Autobiography · Mental Health · Personal Development


"pink wooly love" © Dorky Mum, 2010. CC BY-NC-ND 2.0.
pink wooly love” © Dorky Mum, 2010. CC BY-NC-ND 2.0.

In November of 2013 I was happy. I like to hold onto that month in my memory as proof that it’s possible. Evidence I can shake this ache from my bones and stand up strong. I carry that idea around with me like a seed, try to supply it with what it needs to grow. But it’s mostly guesses as to how this all works. How to properly nurture it.

I know I was getting up at the same time every day and exercising at least forty minutes. Mason and I were doing a Whole30, so we were eating well and I was cooking most of our meals. I was also participating in NaNoWriMo. But that’s all I can remember about that month. Those things and the fact that I was happy.

Could happiness be so simple? Something that wraps itself into our daily activities like brushing our teeth or checking the mail. Perhaps it slinks in and out of our lives attached to simple habits we didn’t think made much of a difference at the time. Maybe it’s not all just the whim of brain chemicals and hormones. Maybe it’s the day-to-day things.

It both needs to be simple and couldn’t possibly. Could I get that feeling back just by working out, cooking, and writing a book? If I think it’s that easy, why I can’t I get myself to do those things? The strong hand of depression closes around me so tight I can’t seem to make the movements I need to free myself.

All of it sounds so easy in theory. Get up in the morning, go run, go to work, write, cook dinner. But each one feels so monumental when you’re wrapped up in it. When you’re in the midst of depression, nothing seems like it would make a difference. The things you know help don’t matter, because you can’t make yourself believe any of the things you know. But maybe I could start.

Maybe I could get myself to remember it’s the little things that make a difference. Maybe I could get myself to remember it’s simple steps in the right direction that get you to where you’re going. I don’t need an entire garden, just a little bit of soil.

20 thoughts on “Nurture

  1. Brilliant metaphor with the garden idea!!! How right you are when recognizing it IS the little things that make you happy. Depression is like a heavy overcoat weighing me down, like trying to lift yourself up and walk while your feet are sinking into quicksand. Some days I feel lighter, for lack of a better word. For me this “lightness” makes me “feel happy”. I think you have to do what makes you feel happy, in this moment, in this body. I try to live most days in the present. I can’t change the past or the future; the only thing I can do is change how I feel right now. Depression is a silent cloak of deception, it tricks you when you least expect it! Sending you positive energy.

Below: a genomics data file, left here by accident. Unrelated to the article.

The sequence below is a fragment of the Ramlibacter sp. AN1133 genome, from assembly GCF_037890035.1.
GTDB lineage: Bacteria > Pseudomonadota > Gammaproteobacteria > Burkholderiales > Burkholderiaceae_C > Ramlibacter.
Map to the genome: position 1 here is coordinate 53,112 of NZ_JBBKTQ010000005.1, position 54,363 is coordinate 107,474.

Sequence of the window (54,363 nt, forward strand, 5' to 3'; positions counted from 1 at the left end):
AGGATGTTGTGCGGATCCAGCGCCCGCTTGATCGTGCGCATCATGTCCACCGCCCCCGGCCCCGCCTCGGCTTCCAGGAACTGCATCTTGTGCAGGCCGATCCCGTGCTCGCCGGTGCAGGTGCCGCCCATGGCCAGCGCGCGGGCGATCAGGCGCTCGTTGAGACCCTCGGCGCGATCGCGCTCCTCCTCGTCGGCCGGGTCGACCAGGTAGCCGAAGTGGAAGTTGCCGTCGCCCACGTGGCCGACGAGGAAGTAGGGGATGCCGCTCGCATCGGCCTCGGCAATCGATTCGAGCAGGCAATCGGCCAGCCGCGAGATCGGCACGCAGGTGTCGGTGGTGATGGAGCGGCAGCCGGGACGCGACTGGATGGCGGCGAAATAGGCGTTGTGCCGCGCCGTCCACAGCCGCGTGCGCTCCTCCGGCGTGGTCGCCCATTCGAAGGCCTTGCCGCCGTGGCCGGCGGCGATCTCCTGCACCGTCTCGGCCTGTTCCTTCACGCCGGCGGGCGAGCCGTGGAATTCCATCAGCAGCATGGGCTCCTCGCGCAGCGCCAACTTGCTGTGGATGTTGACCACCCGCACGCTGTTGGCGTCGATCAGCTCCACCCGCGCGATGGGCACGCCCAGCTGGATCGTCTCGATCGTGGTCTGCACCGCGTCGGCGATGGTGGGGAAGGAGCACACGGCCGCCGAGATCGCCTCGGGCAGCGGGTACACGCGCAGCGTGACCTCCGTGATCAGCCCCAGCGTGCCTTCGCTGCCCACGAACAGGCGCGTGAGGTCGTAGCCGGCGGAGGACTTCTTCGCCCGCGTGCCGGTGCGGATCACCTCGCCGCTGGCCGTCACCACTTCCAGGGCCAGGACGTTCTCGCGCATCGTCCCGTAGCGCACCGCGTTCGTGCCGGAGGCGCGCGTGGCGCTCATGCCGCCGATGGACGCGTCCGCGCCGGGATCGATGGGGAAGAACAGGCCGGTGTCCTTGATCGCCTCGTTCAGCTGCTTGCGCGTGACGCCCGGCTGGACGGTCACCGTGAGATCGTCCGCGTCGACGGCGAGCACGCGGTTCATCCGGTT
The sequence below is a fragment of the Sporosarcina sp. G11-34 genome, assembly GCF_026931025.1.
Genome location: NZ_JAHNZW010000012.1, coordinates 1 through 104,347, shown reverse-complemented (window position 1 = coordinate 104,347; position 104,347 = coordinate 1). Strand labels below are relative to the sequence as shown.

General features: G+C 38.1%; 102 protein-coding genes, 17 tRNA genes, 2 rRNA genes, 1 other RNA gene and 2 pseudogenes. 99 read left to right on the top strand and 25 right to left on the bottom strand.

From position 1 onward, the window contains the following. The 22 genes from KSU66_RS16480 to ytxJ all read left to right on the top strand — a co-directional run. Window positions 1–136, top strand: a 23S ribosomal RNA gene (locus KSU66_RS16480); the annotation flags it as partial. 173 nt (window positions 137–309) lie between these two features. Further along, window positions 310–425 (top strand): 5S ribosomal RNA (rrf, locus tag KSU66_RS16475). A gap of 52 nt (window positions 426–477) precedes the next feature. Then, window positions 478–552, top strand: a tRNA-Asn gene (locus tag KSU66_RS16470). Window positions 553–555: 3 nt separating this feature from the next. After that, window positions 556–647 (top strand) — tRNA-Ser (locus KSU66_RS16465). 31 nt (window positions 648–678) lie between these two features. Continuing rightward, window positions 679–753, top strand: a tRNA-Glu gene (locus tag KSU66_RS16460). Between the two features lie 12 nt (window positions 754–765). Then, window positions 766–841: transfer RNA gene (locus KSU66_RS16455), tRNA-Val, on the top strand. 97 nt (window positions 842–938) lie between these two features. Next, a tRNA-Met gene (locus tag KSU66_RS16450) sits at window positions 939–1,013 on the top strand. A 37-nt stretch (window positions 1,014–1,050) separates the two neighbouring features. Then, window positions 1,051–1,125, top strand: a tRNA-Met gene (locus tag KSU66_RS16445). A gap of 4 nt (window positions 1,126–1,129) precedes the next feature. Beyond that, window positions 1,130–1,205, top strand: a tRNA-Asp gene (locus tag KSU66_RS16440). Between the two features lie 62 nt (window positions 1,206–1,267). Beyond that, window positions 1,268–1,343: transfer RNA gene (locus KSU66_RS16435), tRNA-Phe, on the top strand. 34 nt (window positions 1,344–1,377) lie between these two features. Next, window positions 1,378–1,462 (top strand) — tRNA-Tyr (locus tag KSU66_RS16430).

2. Ruby! Yes. It is so frustrating when people say depression doesn’t exist but as one who suffers you know that once upon a time you were happy and once again we will be again, but try as we might it’s not today. Every day I wake up hoping maybe today the skies will part…but it won’t be today.


  3. It is something of a victory over depression just to remember having been happy. Yes, nurture that seed, or the seed in that soil, whichever way that works. Every garden does start with one little seed in one little bit of soil that grows and takes root and blooms even if sometimes it is watered with tears.


  4. You’ve known it in the past, and you’ll know it again. The overwhelm is Le Suck, though, and it does make everything feel absolutely impossible. Hate that. Hope you get the happy again soon.


  5. Oh, if only there was a formula for joy and happiness, like the label on the bag of potting soil that reports the percentage of nitrogen and phosphate down to the decimal. If only it were as simple as stumbling upon the right combination again.

    Happiness IS possible, but don’t blame yourself if the same healthy habits don’t result in the precise synergy they once did. You are clearly doing what you can to nurture yourself. You are doing your best. You aren’t the same person you were in the past, and some of your needs may be the same, but some may be different. Don’t let comparisons to the past rob you of the potential good that is around you now or undermine your progress. I suppose what I am trying to say is, don’t be too rigid or too hard on yourself. I am holding out hope for your happiness and am wishing you well. ❤️


  6. I just rejoined a gym I belonged to this time last year. I joined last winter because I wasn’t getting enough exercise and my mood was plummeting. You’d think it wouldn’t be a surprise each year, but somehow it is. I definitely think the little things count. Thanks for this.


  7. “I don’t need an entire garden, just a little bit of soil.”

    I just recently posted a blog that resembles this metaphor. This made me smile. Atlast. Because all of your posts made my eyes swell. Sorry I’m just a cry baby.

    “We don’t have basket cradles or ceramic pots. We don’t have vintage pathways and street lamps on the pathway. We don’t have iron gates and cocktail patios. Man we don’t even have the basic tools of gardening. But we have good soil, enough sunshine, water and air to grow something really promising.”

    I stumbled on your blog today and I didn’t realize I was reading one blog after another. I was tearing up and kept reminding myself that we haven’t broken up YET. That he’s still here with me. That instead of crying over something that scares me, I better make the most out of what we have. Who knows? We might still be able to save our garden.

    Thanks for sharing all your stories Ruby.



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